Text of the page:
by Steve Liddle
Do microphone reflection filters really work? Through a series of measurements, Steve Liddle will give you some insight.
There has been a plethora of microphone reflection filters coming onto the market in recent years. Being the owner of one such device I decided to investigate how well it works.
My motivation came from what I thought were audible changes in microphone response. I’ve been producing a lot of custom voice alarm and information messages recently and have spent a lot of time listening back to the recordings. I found that those messages recorded without the filter actually sound more neutral.
My recording set-up is very simple and gives me .wav files that can be quickly processed and sent to the client. I usually apply some compression to raise the average level and expansion to quieten noise between words and the recordings generally don’t need any EQ. I record through a Sound Devices MM1 preamp/headphone amp straight to a Tascam DR40 line input.
So, what’s going on and why does the filter affect the sound?
I decided to test two different microphones. An omnidirectional mic and a large diaphragm condenser with a cardioid pick-pattern. The omnidirectional measurement microphone would serve as a reference and the condenser mic was the one I use to record voice messages.
My test set-up included the use of a talk-box placed approximately 15cm from the mic. The mic capsule was placed in line with the front of filter, and also in the middle vertically, which follows the manufacturer’s standard recommendation. The whole package was placed approximately 1,2m from a wall with windows – I thought this was appropriate seeing as a lot of these devices will be used in smaller rooms where the walls and ceiling will be quite close.
Using a dual channel FFT analyzer I examined the frequency response and energy time curve (ETC) for both conditions – with and without the filter.
In this response it can be seen that there is approximately a 1dB lift below 400Hz and a frequency ripple above and below 1kHz. The ETC explains the reason why.
Interestingly, there are some reflections very early on in the curve. The blue trace shows the curve with the filter in place. The peak at 1,2ms is from the plastic shroud of the filter. The peak at 2,3ms is from the face of the loudspeaker – I confirmed this by placing some thin absorptive foam between the speaker and the mic, the 2,3ms peak reduced in magnitude. (I believe it is the reflection from the filter passing the mic and then coming back to mic from the loudspeaker face).
The peaks on the red trace (without filter) at 6,8-6,9ms are from the wall and windows. The remaining peaks are from the the floor, ceiling, furniture and office equipment. The null at 3,7ms is probably due to the mic being placed roughly halfway between the floor and the 2,7m ceiling in the office. The height changed between measurements as the configuration of filter and cardioid mic meant that I moved them slightly.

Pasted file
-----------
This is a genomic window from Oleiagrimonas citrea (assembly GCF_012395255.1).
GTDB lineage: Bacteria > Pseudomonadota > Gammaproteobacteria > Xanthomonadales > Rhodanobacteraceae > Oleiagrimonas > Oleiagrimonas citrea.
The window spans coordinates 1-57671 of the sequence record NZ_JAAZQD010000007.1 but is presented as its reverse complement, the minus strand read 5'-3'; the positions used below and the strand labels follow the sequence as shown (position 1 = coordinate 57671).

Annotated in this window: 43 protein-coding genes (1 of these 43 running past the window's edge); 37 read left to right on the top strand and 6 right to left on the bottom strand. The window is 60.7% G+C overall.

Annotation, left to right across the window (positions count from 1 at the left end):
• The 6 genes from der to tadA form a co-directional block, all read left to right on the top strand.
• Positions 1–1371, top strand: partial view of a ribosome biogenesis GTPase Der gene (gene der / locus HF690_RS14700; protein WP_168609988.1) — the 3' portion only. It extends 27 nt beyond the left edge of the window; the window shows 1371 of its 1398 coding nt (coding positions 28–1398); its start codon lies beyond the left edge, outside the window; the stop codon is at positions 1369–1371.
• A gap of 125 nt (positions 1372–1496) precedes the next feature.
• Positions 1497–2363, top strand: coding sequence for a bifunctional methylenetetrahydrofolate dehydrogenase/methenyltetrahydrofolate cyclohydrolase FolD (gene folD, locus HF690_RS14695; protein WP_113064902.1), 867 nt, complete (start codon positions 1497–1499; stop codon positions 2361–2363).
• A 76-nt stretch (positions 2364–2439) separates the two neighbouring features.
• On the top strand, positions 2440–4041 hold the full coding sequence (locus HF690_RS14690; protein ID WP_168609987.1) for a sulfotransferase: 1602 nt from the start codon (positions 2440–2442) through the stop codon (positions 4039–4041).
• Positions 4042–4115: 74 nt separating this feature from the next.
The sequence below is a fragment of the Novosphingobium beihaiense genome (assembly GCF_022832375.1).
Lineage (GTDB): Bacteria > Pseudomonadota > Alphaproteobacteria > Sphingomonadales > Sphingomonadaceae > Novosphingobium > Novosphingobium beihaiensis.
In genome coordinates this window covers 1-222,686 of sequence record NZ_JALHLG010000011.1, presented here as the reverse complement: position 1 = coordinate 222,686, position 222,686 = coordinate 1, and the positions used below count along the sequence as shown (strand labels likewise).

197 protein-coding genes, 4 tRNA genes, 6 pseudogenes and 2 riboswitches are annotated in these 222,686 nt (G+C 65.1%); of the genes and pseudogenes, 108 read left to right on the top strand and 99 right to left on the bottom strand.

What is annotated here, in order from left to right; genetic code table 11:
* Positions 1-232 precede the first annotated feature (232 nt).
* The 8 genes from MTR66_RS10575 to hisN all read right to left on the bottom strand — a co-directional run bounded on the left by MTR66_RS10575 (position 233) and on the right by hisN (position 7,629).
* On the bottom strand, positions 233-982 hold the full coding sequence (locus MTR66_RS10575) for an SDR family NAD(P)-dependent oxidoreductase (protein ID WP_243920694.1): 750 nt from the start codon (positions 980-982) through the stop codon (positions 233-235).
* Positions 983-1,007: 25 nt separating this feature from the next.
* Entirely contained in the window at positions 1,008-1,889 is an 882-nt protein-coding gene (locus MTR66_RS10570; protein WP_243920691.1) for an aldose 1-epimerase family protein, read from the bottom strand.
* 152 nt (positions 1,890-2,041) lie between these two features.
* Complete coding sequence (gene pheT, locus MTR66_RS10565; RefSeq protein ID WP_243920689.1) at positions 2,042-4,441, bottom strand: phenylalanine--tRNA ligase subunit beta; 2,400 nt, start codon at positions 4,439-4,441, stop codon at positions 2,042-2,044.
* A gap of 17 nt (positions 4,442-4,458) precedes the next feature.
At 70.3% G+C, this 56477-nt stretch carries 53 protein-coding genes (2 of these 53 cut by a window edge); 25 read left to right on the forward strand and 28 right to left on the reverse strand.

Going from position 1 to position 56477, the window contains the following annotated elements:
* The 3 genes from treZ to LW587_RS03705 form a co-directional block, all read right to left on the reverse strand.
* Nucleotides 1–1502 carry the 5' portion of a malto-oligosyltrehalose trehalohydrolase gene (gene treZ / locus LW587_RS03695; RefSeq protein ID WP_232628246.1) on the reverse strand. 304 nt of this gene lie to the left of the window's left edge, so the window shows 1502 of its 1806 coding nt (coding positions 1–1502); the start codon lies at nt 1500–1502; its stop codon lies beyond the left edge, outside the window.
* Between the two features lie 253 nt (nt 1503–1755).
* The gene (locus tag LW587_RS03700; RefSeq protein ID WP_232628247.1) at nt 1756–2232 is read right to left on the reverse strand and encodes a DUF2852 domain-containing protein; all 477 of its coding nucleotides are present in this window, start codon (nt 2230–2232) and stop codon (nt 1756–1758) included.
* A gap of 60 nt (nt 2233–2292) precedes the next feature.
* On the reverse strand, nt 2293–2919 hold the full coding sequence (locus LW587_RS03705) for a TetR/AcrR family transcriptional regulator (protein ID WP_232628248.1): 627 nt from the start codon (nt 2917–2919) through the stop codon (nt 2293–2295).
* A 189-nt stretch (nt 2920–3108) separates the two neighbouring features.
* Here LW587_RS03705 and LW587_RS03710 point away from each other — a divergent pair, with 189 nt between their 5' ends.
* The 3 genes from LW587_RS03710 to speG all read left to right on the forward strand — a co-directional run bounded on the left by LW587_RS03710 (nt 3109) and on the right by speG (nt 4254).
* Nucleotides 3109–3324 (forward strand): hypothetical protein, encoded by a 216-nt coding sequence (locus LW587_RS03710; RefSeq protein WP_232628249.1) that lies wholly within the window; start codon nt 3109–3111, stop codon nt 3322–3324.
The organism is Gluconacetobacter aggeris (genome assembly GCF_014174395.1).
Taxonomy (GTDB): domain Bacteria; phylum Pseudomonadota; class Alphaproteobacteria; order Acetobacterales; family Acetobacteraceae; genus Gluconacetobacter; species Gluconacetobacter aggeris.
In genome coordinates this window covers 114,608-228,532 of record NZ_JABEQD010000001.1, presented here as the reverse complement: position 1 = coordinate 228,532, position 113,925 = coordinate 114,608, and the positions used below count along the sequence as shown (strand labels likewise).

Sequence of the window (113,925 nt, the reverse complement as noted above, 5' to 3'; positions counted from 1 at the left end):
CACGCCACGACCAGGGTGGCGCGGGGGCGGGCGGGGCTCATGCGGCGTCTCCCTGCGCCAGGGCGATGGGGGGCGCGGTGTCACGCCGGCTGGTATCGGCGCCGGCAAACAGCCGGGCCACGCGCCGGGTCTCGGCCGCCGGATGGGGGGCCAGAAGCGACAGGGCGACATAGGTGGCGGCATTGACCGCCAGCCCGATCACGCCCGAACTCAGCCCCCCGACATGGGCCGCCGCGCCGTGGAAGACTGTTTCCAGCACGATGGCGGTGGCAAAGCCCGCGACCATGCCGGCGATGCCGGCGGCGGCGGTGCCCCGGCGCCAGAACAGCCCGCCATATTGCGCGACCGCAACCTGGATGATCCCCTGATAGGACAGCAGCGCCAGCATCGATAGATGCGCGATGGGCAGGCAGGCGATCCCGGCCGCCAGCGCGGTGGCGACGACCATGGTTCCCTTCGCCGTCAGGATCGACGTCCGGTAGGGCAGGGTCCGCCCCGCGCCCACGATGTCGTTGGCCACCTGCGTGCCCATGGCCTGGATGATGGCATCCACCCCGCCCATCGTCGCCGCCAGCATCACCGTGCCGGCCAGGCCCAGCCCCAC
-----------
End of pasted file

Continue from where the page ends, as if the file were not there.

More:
Let’s see how the cardioid mic performs.
Well that seems much better. There’s still a slight ripple around 1kHz but it’s only a fraction of a dB.
This ETC is the most interesting result of the experiment. Without the filter, the wall/window reflections are still present but some 6dB to 8dB lower than with the omni mic. But now there is no significant difference between the curves around 1-2ms. The microphone’s cardioid pick-up pattern is doing a great job of rejecting sound arriving from the rear.
So do we really need reflection filters or are they just another source of coloration?
If you use a microphone that has significant pick-up at the rear (hypercardioid, supercardioid, figure of eight, omni) then yes, they could help a little, if you can tolerate the frequency response changes. However, the later reflections in this case are so low in level (-30dB or more) that they probably don’t have any significant effect anyway. If you use a microphone with a cardioid pick-up pattern the answer is a resounding no. Ironically, these filters are often bundled with a large diaphragm condenser mic that has a very good cardioid response which negates the need for a filter in the first place.
I have only tested one model of filter which is one of the most economical of this range. I believe that some of the more expensive versions have a larger percentage of perforated area on the shroud and will probably give rise to lower levels of very early reflections.
I think the lesson here is that choice of microphone, it’s orientation and placement with regard to reflective surfaces is a preference over trying to employ remedial acoustical treatments. sl